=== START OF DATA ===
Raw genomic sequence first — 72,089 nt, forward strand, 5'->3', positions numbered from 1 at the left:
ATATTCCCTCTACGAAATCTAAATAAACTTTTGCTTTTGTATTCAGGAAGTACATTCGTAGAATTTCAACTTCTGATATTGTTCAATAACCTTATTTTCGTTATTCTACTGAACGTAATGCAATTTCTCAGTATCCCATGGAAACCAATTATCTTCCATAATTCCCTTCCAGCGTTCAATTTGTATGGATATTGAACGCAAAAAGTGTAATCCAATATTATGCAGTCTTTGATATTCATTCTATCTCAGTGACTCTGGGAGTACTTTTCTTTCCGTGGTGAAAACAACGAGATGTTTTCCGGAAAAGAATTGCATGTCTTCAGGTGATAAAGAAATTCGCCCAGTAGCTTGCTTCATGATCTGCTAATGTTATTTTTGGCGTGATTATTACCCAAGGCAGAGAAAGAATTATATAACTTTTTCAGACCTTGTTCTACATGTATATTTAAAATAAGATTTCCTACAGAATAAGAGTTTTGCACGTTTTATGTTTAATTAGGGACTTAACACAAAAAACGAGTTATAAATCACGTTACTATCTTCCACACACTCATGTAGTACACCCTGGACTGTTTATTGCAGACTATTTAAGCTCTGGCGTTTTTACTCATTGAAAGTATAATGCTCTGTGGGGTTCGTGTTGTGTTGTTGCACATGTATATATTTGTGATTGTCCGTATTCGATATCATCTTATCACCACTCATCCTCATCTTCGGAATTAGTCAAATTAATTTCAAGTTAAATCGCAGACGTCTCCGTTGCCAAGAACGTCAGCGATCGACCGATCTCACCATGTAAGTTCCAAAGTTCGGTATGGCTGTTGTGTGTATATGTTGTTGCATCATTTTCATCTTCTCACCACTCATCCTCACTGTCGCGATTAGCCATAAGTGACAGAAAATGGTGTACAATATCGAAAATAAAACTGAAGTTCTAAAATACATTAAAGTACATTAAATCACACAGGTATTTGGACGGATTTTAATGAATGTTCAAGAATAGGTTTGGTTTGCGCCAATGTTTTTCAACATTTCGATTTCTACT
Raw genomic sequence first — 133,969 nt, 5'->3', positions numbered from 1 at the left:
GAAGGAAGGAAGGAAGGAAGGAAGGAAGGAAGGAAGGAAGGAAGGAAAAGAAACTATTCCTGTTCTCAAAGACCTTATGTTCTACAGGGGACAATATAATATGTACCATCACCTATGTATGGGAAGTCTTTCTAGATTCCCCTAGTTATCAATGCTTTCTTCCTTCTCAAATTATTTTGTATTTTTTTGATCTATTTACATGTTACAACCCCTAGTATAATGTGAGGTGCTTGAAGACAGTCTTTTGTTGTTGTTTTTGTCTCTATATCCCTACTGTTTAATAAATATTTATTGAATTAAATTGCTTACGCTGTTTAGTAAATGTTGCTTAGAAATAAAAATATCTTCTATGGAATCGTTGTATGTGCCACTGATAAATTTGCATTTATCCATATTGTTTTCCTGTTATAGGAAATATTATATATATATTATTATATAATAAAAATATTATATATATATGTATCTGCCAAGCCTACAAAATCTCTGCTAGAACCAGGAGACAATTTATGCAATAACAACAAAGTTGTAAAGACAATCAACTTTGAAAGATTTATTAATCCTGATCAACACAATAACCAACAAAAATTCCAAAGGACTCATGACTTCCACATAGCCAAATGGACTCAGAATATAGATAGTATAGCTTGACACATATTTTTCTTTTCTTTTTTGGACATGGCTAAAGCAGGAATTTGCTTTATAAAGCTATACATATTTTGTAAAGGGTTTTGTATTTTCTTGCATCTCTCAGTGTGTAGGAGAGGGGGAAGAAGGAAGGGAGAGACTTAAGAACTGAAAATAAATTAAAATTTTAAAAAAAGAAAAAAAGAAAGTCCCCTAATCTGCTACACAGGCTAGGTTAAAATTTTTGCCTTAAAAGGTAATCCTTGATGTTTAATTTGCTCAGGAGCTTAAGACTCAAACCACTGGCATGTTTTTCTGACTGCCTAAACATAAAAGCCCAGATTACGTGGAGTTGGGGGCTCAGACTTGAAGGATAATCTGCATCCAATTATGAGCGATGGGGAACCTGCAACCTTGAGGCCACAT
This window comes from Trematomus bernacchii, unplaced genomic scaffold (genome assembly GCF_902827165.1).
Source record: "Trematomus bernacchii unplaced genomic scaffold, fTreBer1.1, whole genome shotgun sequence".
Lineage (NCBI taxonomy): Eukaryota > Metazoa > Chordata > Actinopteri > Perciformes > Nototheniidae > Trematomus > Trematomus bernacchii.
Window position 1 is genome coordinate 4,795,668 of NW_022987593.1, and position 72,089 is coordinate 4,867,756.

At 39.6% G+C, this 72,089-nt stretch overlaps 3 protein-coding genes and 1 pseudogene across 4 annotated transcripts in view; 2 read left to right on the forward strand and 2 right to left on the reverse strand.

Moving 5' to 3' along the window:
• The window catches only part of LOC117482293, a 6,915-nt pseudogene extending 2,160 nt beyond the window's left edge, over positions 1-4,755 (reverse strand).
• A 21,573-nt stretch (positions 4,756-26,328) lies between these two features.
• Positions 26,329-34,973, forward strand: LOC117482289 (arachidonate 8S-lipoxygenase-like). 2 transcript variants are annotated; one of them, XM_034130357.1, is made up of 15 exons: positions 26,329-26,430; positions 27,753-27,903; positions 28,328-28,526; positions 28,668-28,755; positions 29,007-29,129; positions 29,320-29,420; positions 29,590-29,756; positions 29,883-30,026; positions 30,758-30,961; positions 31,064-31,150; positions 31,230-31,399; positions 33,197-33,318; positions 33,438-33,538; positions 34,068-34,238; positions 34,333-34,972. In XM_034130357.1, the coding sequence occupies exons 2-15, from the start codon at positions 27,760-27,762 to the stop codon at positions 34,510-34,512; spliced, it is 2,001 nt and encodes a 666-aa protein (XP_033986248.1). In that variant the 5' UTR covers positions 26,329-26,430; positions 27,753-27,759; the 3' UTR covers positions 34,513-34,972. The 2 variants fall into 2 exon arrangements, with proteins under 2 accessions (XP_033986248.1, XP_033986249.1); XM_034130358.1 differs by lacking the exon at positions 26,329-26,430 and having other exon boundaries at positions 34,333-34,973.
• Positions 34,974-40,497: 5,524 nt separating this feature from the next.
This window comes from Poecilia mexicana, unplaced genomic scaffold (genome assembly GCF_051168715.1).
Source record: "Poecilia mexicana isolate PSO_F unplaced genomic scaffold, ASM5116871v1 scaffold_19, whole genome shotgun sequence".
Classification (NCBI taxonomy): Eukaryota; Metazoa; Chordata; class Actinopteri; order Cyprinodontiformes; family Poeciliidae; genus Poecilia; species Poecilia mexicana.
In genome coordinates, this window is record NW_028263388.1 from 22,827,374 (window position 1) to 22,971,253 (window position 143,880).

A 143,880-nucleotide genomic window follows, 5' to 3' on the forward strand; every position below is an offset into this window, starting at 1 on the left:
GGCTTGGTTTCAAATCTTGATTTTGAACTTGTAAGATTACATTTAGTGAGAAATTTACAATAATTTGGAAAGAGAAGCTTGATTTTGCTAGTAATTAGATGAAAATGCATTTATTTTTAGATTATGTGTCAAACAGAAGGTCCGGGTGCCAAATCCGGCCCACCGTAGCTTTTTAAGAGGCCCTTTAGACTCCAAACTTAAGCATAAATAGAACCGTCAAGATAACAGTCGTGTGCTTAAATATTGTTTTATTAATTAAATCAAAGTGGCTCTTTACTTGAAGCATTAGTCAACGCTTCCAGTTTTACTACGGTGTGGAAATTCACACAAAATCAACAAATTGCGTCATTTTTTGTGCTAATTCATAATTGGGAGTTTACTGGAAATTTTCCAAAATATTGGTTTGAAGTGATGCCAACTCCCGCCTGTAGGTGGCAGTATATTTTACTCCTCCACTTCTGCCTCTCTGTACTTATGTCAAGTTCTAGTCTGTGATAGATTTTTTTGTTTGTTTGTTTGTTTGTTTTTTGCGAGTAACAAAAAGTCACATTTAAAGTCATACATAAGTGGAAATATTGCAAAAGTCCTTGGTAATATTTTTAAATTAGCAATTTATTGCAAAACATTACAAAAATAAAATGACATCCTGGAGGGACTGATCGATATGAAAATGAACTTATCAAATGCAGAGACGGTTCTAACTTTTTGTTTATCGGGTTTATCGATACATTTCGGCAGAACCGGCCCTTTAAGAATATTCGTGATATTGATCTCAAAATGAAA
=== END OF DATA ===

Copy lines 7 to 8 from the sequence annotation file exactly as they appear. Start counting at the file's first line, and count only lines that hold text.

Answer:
Lineage (NCBI taxonomy): Eukaryota > Metazoa > Chordata > Actinopteri > Perciformes > Nototheniidae > Trematomus > Trematomus bernacchii.
Window position 1 is genome coordinate 4,795,668 of NW_022987593.1, and position 72,089 is coordinate 4,867,756.